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The Court of Appeal uphold High Court's decision to quash the London Wharf CPO

Out-Law News | 14 Jul 2016 | 4:21 pm | 2 min. read

The Court of Appeal has upheld the High Court's decision to quash a compulsory purchase order (CPO) for the unused and vacant Orchard Wharf. 

The Port of London Authority (PLA) had hoped to bring the wharf back into use for handling river borne aggregates and cement to increase the use of the Thames as a transport link. Aggregate Industries UK Ltd and London Concrete Ltd had made a planning application for the operational development required for this. The land owners, Grafton Group (UK) Plc had hoped to redevelop the land for residential use.

Last year, then transport secretary Patrick McLoughlin confirmed the CPO even though the secretary of state for communities and local government had rejected the planning appeal for the intended development on the site. McLoughlin confirmed the CPO on the basis that an alternative scheme might secure planning permission.

In the High Court, the judge quashed the CPO in its entirety and upheld the landowner's challenge. The judge held that "the basis upon which the CPO was confirmed was different from the basis upon which it had been promoted throughout the inquiry" and that Grafton was not given "a fair opportunity to deal with his basis for confirming the CPO, changed as it was from that presented at the inquiry".

With the support of the transport secretary, the PLA challenged these grounds and argued that only the confirmation of the CPO should be quashed.

The Court of Appeal reviewed the relevant legislation and analysed the interpretation of the word 'quashed'. It supported the High Court's judgment and held that the whole of the CPO had to be quashed and not just the confirmation. "There is no inherent power to grant a different remedy, lesser or otherwise," said the ruling. 

The Court of Appeal did not support the claim that there was insufficient evidence to justify the confirmation of the CPO. The Court of Appeal ruling held that the planning inspector was "wholly entitled to decide that there was sufficient probability of an alternative, adjusted scheme coming forward and that in those circumstances the CPO should be confirmed". It said this was "quintessentially an exercise of planning judgment".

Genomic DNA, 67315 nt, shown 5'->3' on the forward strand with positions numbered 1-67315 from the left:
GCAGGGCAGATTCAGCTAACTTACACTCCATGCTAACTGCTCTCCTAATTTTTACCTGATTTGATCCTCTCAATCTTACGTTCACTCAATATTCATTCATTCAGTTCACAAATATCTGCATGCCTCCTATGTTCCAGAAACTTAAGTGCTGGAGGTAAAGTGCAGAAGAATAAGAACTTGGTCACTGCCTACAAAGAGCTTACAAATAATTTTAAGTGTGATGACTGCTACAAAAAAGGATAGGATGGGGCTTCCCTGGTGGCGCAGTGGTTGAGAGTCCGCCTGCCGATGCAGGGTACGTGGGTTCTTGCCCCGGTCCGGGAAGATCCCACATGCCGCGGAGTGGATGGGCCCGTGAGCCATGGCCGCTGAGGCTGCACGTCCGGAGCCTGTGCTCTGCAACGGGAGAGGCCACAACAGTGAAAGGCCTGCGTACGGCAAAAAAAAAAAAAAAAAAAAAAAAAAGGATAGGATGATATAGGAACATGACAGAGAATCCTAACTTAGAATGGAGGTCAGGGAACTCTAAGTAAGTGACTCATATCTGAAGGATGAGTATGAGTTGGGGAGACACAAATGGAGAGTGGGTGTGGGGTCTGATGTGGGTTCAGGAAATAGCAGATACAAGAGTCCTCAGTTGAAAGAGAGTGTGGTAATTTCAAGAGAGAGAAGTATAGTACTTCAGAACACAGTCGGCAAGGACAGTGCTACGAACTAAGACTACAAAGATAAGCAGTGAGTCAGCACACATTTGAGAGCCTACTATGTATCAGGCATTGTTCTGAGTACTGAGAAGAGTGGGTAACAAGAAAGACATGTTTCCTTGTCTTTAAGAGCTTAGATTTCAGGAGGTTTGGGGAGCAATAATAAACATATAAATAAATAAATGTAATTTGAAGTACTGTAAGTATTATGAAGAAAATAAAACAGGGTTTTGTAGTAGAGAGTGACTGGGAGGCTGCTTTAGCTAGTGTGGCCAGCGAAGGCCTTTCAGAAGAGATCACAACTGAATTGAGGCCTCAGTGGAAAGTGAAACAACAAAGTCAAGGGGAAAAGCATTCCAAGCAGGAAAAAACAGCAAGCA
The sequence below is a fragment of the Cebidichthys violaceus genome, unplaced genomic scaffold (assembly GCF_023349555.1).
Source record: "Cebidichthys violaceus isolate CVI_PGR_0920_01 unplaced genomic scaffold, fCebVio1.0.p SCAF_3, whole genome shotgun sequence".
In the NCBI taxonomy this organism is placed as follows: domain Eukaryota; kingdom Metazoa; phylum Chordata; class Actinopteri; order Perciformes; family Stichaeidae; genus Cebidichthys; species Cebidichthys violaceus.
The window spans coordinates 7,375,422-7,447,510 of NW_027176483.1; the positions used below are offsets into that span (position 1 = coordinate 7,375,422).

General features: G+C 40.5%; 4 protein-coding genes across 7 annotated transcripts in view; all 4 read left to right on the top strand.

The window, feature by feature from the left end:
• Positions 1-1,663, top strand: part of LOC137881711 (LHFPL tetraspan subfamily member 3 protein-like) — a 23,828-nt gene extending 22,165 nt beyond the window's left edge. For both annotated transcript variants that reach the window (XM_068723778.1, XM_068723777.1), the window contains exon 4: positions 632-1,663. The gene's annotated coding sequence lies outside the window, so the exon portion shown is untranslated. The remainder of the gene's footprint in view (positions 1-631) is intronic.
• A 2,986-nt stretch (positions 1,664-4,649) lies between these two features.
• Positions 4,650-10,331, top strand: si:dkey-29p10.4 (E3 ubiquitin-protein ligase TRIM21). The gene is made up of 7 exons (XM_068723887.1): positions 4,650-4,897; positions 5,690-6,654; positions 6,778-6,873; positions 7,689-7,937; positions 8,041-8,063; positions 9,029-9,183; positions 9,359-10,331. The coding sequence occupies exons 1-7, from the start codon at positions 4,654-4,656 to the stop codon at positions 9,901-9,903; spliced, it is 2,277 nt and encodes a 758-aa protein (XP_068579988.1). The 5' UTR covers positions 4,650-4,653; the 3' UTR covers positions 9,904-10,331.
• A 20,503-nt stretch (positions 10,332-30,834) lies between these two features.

However, the Court of Appeal did determine that the decision to confirm the CPO was "unfair" on the landowner and that the High Court judge "was right to hold that [the landowner] had been unfairly treated" as at the inquiry the PLA did not discuss or argue that an alternative scheme may be adopted. Consequently, "the CPO was unfairly and therefore, unlawfully confirmed", the ruling said.

Planning expert Susanne Andreasen of Pinsent Masons, the law firm behind Out-Law.com, said: "The case highlights the importance of promoting CPOs on the basis of the underlying scheme rather than a particular planning permission and to ensure that all parties are provided the chance to give evidence on that basis."

"The Court made it clear that the basis on which an inspector may decide there is a reasonable probability of an alternative scheme coming forward does not need to include assessment of a fully detailed alternative proposal," said Andreasen. "However the key point is fairness and a conclusion that an alternative scheme may come forward will not be sufficient to support confirmation of a CPO unless the prospect of it has been part of the case for the CPO and parties have been able to make submissions on this basis."

"It has generally been the case that successful challenges to CPOs have resulted in the quashing of the whole CPO, though to date there has been no clear case law authority on this being the correct interpretation of the legislation. The recently enacted Housing and Planning Act has introduced a clearer position by setting out express power for the court to choose to quash the decision to confirm the order rather than the order itself," Andreasen said.